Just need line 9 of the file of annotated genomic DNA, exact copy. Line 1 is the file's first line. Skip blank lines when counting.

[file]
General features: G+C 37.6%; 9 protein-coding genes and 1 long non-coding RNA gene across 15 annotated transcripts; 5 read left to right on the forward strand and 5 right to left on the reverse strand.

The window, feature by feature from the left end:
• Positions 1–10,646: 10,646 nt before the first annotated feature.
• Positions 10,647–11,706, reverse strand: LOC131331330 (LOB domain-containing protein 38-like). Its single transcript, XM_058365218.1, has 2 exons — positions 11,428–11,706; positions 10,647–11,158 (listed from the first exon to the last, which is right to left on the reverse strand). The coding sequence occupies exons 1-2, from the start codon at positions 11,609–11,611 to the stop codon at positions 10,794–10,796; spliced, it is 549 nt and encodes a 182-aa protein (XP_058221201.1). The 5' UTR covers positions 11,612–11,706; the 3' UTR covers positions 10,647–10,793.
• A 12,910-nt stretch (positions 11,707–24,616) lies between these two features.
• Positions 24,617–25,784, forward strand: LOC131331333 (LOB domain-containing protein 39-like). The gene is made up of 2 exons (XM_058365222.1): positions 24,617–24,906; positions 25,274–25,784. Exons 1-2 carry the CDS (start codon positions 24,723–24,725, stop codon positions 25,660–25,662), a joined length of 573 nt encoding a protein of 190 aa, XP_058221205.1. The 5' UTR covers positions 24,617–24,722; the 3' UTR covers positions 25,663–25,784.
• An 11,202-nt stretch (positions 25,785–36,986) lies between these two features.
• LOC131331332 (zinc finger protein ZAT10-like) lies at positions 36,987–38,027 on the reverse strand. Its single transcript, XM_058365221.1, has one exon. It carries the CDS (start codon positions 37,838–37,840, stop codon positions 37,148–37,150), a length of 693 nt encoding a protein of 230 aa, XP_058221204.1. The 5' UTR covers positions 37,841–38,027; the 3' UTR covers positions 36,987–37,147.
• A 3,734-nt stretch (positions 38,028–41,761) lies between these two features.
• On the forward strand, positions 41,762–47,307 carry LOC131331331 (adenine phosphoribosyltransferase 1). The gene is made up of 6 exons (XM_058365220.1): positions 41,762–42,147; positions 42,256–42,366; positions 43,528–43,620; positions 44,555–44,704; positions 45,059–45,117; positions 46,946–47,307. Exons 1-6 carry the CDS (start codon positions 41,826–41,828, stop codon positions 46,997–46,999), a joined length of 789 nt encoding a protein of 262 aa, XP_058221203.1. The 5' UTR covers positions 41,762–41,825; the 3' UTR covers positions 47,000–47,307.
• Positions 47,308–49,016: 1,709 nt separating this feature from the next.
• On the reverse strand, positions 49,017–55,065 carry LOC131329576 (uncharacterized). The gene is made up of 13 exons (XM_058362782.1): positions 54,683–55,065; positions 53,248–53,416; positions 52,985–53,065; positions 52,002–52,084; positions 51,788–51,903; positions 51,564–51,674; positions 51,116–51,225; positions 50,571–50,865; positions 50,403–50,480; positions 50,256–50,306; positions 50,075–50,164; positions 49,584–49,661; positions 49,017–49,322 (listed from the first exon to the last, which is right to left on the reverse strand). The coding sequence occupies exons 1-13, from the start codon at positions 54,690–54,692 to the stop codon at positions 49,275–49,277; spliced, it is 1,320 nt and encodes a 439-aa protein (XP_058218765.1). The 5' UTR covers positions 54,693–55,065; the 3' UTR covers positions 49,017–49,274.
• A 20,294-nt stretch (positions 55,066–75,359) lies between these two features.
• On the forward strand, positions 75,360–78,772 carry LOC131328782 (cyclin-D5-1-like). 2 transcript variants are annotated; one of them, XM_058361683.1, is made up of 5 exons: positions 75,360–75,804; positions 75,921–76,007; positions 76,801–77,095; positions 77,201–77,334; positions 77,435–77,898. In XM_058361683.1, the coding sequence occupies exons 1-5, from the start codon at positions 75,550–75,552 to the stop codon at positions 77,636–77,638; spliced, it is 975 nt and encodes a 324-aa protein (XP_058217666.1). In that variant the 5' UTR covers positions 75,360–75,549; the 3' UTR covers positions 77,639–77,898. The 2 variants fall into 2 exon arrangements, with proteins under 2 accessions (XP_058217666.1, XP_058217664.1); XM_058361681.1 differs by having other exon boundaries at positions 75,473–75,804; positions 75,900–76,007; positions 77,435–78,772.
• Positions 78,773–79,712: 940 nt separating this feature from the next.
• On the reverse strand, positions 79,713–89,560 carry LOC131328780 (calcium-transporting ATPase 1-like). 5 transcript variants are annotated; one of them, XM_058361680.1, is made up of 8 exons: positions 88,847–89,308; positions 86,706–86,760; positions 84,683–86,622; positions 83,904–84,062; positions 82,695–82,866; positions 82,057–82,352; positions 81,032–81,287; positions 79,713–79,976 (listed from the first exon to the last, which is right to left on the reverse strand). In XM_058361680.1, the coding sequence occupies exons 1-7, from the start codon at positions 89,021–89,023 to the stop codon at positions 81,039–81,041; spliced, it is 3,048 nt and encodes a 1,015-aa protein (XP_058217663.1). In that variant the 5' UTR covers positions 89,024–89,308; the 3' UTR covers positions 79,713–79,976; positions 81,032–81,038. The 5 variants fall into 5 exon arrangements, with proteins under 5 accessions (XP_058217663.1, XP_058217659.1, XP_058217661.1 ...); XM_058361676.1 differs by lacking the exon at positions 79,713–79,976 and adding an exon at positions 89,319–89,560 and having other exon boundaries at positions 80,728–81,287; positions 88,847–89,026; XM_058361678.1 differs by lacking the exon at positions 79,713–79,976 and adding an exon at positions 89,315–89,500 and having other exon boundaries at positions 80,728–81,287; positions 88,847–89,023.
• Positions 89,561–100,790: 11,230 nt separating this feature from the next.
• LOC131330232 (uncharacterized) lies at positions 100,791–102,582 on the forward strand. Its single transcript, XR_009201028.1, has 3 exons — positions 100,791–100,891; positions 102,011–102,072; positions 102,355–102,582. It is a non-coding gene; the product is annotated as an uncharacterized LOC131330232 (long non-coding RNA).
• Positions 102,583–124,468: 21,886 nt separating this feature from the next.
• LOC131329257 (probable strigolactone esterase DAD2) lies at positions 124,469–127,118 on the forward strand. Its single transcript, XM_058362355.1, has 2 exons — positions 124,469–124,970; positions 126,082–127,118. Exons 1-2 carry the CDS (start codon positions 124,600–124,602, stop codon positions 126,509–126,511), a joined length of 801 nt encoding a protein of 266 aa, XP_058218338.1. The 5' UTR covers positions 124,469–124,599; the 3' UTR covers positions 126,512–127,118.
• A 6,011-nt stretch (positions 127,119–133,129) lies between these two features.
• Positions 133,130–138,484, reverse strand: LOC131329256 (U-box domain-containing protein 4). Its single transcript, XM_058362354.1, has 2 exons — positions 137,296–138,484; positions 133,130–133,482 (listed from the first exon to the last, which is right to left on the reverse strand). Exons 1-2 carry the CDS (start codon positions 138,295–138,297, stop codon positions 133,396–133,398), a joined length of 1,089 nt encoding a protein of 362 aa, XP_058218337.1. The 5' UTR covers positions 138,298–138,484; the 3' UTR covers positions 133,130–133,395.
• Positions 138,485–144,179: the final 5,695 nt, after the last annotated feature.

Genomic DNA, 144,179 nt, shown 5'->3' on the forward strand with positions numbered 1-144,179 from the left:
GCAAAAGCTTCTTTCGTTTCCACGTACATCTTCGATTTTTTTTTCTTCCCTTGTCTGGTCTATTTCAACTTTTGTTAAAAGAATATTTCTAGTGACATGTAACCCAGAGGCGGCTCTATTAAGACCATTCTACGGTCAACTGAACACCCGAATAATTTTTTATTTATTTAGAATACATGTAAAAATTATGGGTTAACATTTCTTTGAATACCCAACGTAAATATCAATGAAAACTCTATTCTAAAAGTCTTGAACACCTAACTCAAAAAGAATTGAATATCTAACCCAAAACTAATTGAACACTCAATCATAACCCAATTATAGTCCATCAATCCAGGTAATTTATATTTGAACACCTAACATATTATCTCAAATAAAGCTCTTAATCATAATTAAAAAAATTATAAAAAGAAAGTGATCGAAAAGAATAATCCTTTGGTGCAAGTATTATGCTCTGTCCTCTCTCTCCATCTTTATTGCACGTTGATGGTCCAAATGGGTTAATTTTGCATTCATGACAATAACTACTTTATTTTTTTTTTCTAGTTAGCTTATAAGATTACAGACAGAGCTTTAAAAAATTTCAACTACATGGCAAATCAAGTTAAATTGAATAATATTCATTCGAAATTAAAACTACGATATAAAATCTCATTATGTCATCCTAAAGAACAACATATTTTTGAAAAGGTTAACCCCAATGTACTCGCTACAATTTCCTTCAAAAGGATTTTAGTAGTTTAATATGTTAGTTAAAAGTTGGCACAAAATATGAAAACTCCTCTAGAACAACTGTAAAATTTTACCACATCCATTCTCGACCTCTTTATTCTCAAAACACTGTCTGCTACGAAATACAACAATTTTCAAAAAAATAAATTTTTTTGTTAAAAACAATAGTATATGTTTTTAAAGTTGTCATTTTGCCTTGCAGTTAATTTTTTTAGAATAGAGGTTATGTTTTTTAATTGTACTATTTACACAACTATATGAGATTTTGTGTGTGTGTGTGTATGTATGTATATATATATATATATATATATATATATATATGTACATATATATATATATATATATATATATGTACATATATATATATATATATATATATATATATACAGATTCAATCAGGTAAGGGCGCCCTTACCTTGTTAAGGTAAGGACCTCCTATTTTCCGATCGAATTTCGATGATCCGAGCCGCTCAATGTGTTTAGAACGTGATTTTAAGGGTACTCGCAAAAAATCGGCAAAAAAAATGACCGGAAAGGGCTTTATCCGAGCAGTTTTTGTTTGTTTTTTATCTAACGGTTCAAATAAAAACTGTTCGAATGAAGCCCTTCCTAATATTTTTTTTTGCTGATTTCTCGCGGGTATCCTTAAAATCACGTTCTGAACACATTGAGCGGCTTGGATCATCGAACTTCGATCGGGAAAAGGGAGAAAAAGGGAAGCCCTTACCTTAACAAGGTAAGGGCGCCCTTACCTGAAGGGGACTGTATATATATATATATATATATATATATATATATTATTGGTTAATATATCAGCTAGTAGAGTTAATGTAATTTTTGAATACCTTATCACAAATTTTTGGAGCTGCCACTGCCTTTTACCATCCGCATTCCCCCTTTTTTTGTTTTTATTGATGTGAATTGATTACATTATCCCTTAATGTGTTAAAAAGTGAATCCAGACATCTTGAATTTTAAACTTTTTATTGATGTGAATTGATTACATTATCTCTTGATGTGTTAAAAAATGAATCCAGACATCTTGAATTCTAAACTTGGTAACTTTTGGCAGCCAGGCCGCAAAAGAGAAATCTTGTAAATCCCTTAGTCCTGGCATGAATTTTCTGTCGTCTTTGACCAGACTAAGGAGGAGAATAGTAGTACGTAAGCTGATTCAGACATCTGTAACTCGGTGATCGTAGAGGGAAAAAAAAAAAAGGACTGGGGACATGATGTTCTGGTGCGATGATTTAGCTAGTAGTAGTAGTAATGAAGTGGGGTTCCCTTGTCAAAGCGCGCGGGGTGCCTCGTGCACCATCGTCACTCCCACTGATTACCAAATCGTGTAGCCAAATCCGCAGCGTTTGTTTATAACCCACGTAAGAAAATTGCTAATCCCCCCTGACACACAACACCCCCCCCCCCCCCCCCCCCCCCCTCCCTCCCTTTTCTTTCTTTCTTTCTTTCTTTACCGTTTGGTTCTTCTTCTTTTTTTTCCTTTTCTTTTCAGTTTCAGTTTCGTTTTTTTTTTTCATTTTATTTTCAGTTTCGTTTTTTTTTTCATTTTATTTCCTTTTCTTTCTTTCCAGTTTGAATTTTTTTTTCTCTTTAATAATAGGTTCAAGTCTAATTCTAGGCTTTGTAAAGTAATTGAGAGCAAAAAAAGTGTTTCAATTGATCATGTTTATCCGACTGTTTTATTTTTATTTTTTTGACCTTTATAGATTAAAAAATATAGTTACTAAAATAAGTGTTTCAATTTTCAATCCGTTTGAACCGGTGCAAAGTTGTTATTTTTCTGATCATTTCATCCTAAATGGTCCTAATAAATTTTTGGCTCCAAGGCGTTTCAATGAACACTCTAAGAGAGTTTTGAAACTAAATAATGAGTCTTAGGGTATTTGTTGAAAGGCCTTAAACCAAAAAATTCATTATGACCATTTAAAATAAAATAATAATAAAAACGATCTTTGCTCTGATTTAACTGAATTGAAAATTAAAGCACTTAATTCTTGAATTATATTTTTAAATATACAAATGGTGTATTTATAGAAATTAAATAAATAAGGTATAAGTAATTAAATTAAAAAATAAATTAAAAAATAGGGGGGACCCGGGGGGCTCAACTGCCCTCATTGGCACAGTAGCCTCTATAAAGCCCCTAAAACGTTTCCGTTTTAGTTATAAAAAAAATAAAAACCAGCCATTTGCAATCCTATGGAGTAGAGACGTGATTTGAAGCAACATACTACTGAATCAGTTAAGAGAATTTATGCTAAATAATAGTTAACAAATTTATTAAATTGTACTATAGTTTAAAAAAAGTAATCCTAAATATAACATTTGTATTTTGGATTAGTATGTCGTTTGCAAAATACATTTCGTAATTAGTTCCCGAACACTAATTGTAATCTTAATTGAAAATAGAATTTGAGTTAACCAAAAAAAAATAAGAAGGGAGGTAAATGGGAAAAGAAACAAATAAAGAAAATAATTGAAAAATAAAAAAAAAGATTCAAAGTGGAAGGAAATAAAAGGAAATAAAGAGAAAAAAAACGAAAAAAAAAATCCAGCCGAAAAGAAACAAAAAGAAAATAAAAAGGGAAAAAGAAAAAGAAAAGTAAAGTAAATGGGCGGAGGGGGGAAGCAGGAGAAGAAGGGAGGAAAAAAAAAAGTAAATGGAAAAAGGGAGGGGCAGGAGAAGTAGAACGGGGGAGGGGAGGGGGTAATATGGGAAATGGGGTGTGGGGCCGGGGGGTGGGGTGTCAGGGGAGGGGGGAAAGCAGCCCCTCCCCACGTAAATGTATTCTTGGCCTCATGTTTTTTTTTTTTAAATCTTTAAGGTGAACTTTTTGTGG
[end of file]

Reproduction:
• A 3,734-nt stretch (positions 38,028–41,761) lies between these two features.